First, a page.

The applications of 3-D printing technology, so far mostly used to make small plastic trinkets, are limitless. For proof, meet 5-year-old Hayley Fraser, who was born with a congenital deformity leaving her without fully-formed fingers. Thanks to nonprofit E-Nable and University of Wisconsin engineer Frankie Flood, she now has a fully flexible hand that allows her to perform many complex tasks unimpeded.
According to the BBC, Fraser is "thought to be the first child in the U.K. to have a prosthetic hand made with 3-D printing technology." What's more, it cost just £50 (about $80).
Her family told the Daily Mail that the prosthetic came about after E-Nable connected them with Flood, who took a plaster cast of Hayley's arm and scaled the low-cost, all-mechanical design to fit with her tiny body. He then 3-D-printed the device and sent it to her in the mail. Her father David claims the new hand has both dramatically improved her dexterity and helped give her self-confidence with other students:
"It was all her dreams come true," said Mr Fraser, 36. "It's the little things – she can hold her teddy, peel a banana and even paint her nails now. It has made a real difference to her – the philosophy behind the charity is amazing."
E-Nable lets children "pick their own designs and colors, and they don't look like you would expect a prosthetic to look. They make the kids feel really special, rather than being something to be embarrassed about."
Why it matters: 3-D printing may hold the key to cheaply providing affordable prosthetics and other medical devices that require extensive customization. Earlier this year, surgeons at Children's Hospital in Louisville, Kentucky, collaborated with the University of Louisville engineering school to use a Makerbot 3-D printer to create a scale 3-D model of a young boy's heart based on traditional two-dimensional CT scans. The printer allowed surgeon Erle Austin to learn more about the boy's various heart defects, allowing medical staff to perform a complicated corrective procedure flawlessly.
As Forbes' TJ McCue notes, there are between 10 and 15 million amputees in the world. Cheap 3-D printing technology could enable access affordable prosthetics, improving their quality of life. Since the necessary parts can be easily replaced, they offer great cost advantages. 3DUniverse found that 53-year-old Jose Delgado, Jr., who was born without most of his left hand, actually preferred his $50 mechanical E-Nable hand (the "Cyborg Beast") to a $42,000 myoelectric version that sensed nerve signals to operate the fingers.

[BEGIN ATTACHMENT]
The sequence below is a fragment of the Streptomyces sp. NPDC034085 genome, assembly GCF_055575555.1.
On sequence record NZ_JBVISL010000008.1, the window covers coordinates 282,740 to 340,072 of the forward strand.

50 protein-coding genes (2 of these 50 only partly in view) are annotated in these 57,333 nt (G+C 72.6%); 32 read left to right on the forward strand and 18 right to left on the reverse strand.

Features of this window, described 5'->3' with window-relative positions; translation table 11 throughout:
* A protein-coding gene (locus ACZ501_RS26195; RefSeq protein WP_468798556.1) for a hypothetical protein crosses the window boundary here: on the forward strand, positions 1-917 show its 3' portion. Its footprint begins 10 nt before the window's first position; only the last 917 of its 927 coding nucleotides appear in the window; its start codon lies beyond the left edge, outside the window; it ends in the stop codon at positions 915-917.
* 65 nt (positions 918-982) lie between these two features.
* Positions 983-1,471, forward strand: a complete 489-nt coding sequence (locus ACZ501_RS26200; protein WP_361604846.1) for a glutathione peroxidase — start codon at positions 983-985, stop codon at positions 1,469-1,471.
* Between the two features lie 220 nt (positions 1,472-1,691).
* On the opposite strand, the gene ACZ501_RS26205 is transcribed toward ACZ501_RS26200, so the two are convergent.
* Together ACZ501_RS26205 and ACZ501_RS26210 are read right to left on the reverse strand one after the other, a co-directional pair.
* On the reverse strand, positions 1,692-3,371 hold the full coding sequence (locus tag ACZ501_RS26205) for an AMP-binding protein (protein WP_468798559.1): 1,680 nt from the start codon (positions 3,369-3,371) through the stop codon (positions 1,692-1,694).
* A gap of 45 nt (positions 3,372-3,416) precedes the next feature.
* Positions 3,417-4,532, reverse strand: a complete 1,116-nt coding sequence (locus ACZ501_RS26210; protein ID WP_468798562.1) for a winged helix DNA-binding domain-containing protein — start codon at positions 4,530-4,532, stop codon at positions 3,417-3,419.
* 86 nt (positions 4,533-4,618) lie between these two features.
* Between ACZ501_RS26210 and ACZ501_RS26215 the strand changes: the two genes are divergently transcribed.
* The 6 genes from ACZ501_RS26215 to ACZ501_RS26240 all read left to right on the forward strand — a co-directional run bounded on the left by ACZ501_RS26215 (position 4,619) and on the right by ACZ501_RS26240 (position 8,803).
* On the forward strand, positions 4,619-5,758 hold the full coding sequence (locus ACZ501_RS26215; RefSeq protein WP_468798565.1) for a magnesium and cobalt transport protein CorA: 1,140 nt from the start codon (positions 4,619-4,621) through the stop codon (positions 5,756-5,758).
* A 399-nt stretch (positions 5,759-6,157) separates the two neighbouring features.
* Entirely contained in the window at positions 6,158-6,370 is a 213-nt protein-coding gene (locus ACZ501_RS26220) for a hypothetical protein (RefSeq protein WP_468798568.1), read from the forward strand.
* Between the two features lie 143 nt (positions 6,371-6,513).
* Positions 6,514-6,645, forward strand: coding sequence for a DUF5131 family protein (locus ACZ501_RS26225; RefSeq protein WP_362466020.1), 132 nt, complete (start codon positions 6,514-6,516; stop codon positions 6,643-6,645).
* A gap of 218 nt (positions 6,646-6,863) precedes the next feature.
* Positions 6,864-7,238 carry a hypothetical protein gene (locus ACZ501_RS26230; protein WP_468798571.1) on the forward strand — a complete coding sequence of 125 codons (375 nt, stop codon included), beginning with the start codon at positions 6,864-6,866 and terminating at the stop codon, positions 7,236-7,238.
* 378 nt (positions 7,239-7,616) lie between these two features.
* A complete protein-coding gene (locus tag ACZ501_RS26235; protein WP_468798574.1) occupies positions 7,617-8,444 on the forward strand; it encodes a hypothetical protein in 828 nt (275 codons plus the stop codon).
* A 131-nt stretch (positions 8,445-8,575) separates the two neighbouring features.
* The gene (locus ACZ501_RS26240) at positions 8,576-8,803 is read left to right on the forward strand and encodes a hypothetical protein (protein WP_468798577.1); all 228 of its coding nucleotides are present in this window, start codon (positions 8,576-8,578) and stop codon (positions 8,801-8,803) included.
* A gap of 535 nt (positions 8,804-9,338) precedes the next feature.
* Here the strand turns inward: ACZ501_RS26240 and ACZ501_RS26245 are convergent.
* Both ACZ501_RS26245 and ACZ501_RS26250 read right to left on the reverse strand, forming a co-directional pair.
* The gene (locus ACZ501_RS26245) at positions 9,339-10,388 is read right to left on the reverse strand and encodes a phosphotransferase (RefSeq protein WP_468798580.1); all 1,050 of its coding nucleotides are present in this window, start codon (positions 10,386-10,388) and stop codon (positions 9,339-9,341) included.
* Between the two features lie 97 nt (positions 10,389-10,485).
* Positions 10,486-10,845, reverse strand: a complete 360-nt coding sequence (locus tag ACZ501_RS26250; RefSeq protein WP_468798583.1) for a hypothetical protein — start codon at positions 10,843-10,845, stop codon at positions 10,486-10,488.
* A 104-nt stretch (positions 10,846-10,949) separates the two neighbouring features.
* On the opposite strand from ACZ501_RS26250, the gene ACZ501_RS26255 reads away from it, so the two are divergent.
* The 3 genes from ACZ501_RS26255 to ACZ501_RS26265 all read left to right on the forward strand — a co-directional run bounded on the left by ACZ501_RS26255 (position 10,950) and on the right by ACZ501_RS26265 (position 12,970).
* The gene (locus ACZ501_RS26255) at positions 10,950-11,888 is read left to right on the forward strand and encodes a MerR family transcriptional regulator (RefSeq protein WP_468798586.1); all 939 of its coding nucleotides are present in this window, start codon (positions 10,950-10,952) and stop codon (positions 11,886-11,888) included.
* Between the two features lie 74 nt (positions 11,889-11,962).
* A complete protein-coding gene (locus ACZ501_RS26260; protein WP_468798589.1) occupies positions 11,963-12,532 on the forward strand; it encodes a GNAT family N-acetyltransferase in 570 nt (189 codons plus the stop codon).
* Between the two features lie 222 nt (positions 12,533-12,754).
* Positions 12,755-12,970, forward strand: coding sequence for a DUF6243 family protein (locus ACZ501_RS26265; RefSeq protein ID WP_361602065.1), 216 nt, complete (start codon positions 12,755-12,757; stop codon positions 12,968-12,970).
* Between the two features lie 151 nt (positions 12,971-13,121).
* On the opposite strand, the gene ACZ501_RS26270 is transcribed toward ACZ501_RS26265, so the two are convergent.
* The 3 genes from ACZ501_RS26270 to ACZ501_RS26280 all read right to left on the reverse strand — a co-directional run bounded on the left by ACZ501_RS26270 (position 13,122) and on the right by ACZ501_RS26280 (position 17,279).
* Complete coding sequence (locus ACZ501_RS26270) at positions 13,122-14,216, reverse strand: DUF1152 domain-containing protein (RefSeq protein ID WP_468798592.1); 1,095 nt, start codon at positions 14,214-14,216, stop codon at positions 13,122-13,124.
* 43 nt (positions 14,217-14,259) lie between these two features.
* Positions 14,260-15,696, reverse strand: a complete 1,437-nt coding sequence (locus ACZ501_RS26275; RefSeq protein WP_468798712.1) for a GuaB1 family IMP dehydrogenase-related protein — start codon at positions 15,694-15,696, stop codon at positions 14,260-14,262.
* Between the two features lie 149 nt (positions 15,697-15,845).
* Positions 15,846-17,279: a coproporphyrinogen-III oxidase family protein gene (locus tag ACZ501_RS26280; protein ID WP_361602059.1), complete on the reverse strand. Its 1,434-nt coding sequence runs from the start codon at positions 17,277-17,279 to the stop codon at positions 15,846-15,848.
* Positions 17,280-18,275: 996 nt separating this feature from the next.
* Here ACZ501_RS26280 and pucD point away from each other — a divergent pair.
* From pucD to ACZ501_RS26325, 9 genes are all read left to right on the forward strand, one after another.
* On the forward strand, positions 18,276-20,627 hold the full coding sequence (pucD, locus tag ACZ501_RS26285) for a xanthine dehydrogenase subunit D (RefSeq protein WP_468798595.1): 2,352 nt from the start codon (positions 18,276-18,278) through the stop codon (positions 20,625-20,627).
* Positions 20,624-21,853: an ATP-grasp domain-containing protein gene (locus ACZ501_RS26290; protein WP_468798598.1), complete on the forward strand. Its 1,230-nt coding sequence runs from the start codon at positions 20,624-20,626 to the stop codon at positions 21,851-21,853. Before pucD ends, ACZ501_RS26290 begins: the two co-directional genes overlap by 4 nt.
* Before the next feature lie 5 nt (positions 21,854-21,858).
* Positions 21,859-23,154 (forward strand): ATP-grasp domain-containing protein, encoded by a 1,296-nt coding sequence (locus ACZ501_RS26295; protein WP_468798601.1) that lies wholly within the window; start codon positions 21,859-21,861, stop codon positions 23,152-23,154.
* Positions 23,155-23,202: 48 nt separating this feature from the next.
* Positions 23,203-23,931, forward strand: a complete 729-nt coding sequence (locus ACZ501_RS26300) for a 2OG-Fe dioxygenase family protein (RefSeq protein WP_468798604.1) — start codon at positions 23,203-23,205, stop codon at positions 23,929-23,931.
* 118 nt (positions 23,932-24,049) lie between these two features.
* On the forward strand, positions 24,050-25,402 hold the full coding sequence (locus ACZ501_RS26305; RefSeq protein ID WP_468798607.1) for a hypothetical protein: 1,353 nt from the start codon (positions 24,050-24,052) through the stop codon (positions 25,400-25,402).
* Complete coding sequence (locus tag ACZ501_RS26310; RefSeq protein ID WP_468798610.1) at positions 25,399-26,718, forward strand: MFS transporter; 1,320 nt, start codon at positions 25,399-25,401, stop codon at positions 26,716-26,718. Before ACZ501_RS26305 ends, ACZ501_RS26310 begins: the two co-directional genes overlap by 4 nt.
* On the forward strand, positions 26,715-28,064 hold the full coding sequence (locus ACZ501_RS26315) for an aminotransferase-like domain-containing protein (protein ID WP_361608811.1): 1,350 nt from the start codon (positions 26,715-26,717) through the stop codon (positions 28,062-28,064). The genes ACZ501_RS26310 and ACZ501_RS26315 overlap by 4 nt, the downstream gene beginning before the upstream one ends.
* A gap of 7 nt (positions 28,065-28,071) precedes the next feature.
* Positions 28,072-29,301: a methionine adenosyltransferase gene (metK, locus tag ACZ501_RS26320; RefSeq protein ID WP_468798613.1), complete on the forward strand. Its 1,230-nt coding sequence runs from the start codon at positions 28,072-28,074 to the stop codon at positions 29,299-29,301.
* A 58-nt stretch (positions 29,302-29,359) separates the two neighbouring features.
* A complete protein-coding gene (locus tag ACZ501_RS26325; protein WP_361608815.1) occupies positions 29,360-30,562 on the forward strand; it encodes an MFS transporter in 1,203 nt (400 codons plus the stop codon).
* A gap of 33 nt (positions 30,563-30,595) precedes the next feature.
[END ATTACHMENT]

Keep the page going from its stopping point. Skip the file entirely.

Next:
Future applications of the technology may even include 3-D-printed organs. Instead of using plastic, the printers could use live human cells to print out entire organs. Computer World's Lucas Mearian, profiling the emerging technology, wrote last year that the primary technical challenge to the first project, a liver, would be devising ways to keep the cells from dying without a nutrient and oxygen-providing vascular system. In July, the Guardian reported that researchers from Sydney and Harvard universities had solved that puzzle by printing "tiny, interconnected fibers to serve as the mould for the artificial blood vessels," which were then covered with a "cell-rich protein-based material" that solidified around it. After the fibers were removed, the cells in the protein-based material formed tiny blood vessels within a week.
"We have shown that we can print these capillaries, we have shown they are functional, that they mature to form capillaries and that we can tailor-make them to the sizes and structures we need," head researcher Luiz Bertassoni told the paper.
"Tissue engineering to make simpler tissues has been a reality for a number of years and through what we have been able to achieve, we can start talking about larger, more complex tissues that are able to survive longer."
While bioprinters churning out organs may still be decades away, in the meantime, 3-D printing is already proving itself to be a valuable medical tool. Just ask Hayley, who can now do this: